After the Chicago NATO Summit, More Questions Than Answers?


Last weekend in Chicago, NATO leaders reached a landmark agreement to put the Western alliance on an "irreversible" path out of the decade-long war in Afghanistan and re-affirmed their commitment to withdraw combat forces by the end of 2014. This includes transferring all security responsibilities to the Afghan National Security Forces (ANSF) by the middle of 2013. President Barack Obama was determined that United States and NATO move to a “support role” midway through 2013,  regardless of the capabilities of Afghan forces, according to the New York Times. Over the past several years, Obama’s generals have noted that despite substantive progress, nothing is “irreversible.” In fact, General John Allen, the president’s current commander in Afghanistan, was insistent that there will be no end of “combat before the end of 2014,” as ANSF will continue to require considerable support and assistance even after assuming lead responsibility.

Despite the widespread agreement in Chicago, NATO countries face a dilemma. It simply will not be possible to withdraw all combat forces from Afghanistan by the end of 2014 while simultaneously slashing the force levels of the ANSF soon after 2014.The objectives agreed upon in Chicago should be explicitly tied to conditions on the ground, which would require an assessment of whether Afghan forces can manage their newly acquired security responsibilities. 

Although the majority of the Afghan population lives in areas the ANSF already oversees, critical areas of strategic importance in the south, such as Helmand and Kandahar provinces, continue to pose security challenges. ISAF commanders will seek to consolidate security gains in the south over the summer while responsibly handing over security duties to the Afghans. U.S. forces must maintain a limited presence in the south to support the Afghans as they lead security duties.

Achieving a successful and careful security transition in the east of Afghanistan will be a vastly different challenge. U.S. forces have not enjoyed the force density or had the time to aggressively operate in the east against the insurgency as they did in the south. Although the original surge concept involved phased offensives, first focusing on the south and then the east, the plan was rendered impossible when Obama announced his intent to recover the surge forces by the end of September 2012, only two years after the surge began. In the east, therefore, the insurgency has not been sufficiently degraded. The Haqqani network maintains a sophisticated operational and logistical base that allows its operatives to resource and execute spectacular attacks stretching from the Pakistani border to Kabul to northern Afghanistan. In testimony before the Senate Armed Services Committee in March 2012, Senator John McCain asked General John Allen what force he believed he would need in 2013. Allen replied that the U.S. would “need significant combat power in 2013.” McCain then asked whether 68,000 was a sufficient number, and Allen said that was a “good going-in number” but that he owed Obama “some analysis on that.” If Allen is granted the force he needs for the time he needs it, there is a reasonable chance of success. If not, the burden will fall to the ANSF.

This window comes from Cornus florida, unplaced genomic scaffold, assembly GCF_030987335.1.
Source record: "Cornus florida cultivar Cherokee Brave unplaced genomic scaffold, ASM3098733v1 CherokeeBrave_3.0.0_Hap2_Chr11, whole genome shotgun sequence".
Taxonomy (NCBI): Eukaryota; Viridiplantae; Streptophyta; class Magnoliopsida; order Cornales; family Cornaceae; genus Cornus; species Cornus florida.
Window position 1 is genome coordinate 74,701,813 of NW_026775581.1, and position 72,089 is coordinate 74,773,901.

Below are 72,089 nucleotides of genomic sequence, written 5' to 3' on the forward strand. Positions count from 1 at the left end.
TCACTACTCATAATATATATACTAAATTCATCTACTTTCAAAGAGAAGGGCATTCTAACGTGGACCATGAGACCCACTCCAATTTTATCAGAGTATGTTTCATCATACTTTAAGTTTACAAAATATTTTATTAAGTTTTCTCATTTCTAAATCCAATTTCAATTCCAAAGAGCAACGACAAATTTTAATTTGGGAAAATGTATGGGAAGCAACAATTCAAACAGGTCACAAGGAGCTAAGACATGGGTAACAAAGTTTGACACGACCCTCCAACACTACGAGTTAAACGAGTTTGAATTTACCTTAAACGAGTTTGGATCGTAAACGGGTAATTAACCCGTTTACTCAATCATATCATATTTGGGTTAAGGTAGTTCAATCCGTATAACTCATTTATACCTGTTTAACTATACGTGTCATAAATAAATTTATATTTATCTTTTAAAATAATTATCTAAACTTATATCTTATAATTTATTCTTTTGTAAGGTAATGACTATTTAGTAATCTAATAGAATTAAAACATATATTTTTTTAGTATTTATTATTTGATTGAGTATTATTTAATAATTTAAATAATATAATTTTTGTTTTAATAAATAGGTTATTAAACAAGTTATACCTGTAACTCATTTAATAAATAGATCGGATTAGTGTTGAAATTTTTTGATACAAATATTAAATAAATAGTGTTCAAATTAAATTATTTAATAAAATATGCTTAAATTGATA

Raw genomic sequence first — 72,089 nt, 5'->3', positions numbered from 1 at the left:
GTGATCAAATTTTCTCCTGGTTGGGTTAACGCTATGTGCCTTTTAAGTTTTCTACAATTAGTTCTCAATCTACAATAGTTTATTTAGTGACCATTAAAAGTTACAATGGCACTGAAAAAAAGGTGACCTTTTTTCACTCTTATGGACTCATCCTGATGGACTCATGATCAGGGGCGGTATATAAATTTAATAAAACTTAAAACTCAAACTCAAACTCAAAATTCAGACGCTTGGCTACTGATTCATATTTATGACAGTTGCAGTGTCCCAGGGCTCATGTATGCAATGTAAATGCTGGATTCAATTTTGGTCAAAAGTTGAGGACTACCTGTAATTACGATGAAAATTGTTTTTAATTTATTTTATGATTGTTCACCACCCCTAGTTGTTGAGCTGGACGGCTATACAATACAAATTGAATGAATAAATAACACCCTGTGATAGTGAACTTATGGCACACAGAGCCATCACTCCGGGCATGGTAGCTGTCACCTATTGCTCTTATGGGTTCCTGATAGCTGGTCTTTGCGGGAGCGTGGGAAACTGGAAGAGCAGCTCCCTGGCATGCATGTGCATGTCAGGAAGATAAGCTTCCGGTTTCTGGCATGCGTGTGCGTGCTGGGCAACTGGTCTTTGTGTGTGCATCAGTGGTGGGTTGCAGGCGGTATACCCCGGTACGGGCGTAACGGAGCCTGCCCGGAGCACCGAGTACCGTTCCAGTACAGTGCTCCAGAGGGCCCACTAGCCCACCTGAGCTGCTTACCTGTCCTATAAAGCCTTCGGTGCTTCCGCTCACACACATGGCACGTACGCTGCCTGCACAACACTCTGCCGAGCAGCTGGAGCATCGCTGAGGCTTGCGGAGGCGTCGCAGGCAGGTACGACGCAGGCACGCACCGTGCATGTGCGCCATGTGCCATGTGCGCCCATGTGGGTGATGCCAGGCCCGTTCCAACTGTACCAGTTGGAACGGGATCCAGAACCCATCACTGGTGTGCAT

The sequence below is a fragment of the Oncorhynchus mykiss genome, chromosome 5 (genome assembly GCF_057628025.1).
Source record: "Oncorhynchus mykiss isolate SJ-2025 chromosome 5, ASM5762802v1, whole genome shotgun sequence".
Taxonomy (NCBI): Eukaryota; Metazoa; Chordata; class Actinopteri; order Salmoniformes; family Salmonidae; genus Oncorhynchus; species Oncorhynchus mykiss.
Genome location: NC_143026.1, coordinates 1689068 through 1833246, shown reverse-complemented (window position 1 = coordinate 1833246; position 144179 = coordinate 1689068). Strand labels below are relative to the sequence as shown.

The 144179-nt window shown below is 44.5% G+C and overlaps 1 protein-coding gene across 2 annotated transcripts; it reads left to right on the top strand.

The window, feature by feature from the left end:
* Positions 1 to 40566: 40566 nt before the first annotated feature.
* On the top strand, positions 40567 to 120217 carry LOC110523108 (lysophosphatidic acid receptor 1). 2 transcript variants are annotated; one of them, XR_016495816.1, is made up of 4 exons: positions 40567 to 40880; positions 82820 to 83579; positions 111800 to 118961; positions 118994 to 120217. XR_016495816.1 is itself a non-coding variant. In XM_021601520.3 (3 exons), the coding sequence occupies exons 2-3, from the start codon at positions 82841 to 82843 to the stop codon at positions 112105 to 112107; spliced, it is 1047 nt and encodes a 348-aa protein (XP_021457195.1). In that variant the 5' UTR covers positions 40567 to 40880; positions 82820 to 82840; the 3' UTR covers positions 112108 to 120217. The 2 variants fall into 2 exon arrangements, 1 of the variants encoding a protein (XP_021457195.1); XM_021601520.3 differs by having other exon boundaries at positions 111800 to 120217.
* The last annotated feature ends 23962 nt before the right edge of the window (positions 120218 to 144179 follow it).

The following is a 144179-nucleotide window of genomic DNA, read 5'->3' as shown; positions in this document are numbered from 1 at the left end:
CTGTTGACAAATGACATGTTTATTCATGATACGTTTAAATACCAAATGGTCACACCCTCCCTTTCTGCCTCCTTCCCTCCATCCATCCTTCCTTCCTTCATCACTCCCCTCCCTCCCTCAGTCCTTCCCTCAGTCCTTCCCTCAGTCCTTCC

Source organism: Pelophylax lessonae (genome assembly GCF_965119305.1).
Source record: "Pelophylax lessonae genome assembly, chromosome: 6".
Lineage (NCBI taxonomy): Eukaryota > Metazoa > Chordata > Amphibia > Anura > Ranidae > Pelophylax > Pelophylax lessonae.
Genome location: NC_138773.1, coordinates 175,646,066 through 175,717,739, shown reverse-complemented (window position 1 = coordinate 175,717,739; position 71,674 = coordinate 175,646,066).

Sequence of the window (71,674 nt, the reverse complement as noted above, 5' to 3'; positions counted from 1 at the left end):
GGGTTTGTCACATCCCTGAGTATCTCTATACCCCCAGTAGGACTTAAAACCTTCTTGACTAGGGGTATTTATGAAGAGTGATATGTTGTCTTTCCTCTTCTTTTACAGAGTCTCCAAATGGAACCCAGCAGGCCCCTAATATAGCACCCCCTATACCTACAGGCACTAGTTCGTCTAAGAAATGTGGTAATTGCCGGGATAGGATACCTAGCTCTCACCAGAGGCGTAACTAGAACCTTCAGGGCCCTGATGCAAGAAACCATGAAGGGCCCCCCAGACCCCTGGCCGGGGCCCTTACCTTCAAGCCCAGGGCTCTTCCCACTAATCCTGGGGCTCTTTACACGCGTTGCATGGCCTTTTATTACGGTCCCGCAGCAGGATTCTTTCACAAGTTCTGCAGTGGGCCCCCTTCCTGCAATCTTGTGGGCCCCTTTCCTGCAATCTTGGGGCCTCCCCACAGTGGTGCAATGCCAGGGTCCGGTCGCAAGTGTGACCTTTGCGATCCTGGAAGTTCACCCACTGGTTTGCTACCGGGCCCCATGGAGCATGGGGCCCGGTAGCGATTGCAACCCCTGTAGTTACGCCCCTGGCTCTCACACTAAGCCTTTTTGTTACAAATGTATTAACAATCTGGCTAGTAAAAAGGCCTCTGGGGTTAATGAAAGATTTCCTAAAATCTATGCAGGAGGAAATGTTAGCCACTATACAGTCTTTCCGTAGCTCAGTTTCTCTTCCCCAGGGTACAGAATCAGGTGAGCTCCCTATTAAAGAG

The ANSF have made substantial progress over the past several years as they continue to grow towards their peak of 352,000 before the end of 2012. The text of the Chicago Summit Declaration on Afghanistan states, “The third wave of provinces to enter the transition process was announced by President Karzai on 13 May 2012. This means that 75 percent of Afghanistan’s population will soon be living in areas where the ANSF have taken the lead for security. By mid-2013, all parts of Afghanistan will have begun transition, and the Afghan forces will be in the lead for security nationwide.” The declaration further states, “With the support of ISAF nations, Afghanistan is committed to developing an ANSF which is governed by the Constitution and is capable of providing security to all Afghans.” This, however, is exactly backwards. In order to maintain a sufficiently sized ANSF of 352,000 for several years beyond 2014, the declaration should read, “With the support of Afghanistan, ISAF nations have the responsibility to develop an ANSF … capable of providing security to all Afghans.” The Afghans are only able to contribute approximately $500 million toward sustaining ANSF each year. Supporting an ANSF of this size will require approximately $5 billion to $6 billion each year, but the U.S. and NATO appear to be aiming for a much lower number. So far neither Obama nor NATO leaders have explicitly stated the need for the ANSF to be sufficiently capable of providing security beyond 2014. Without recognition of the importance of a strong ANSF, the future security of the Afghan state will be in jeopardy.

Coming out of Chicago, the U.S. and NATO are unwilling to commit to either of the two options necessary to stabilize Afghanistan. Neither the U.S. nor its international partners want to maintain combat troops in Afghanistan nor provide the resources required to sustain a capable and necessary ANSF. This is a recipe for failure. If the international community wants out of Afghanistan, it must support an ANSF of 352,000 until conditions on the ground dictate that a force of that size is no longer necessary. Shorting the ANSF while expecting they assume full responsibility for the security of their country is an irresponsible demand. For the U.S. and NATO, committing to sustaining the ANSF at their peak strength is the “least bad” option and absolutely necessary to allow the international community to significantly reduce its role while providing a reasonable chance at stability in Afghanistan.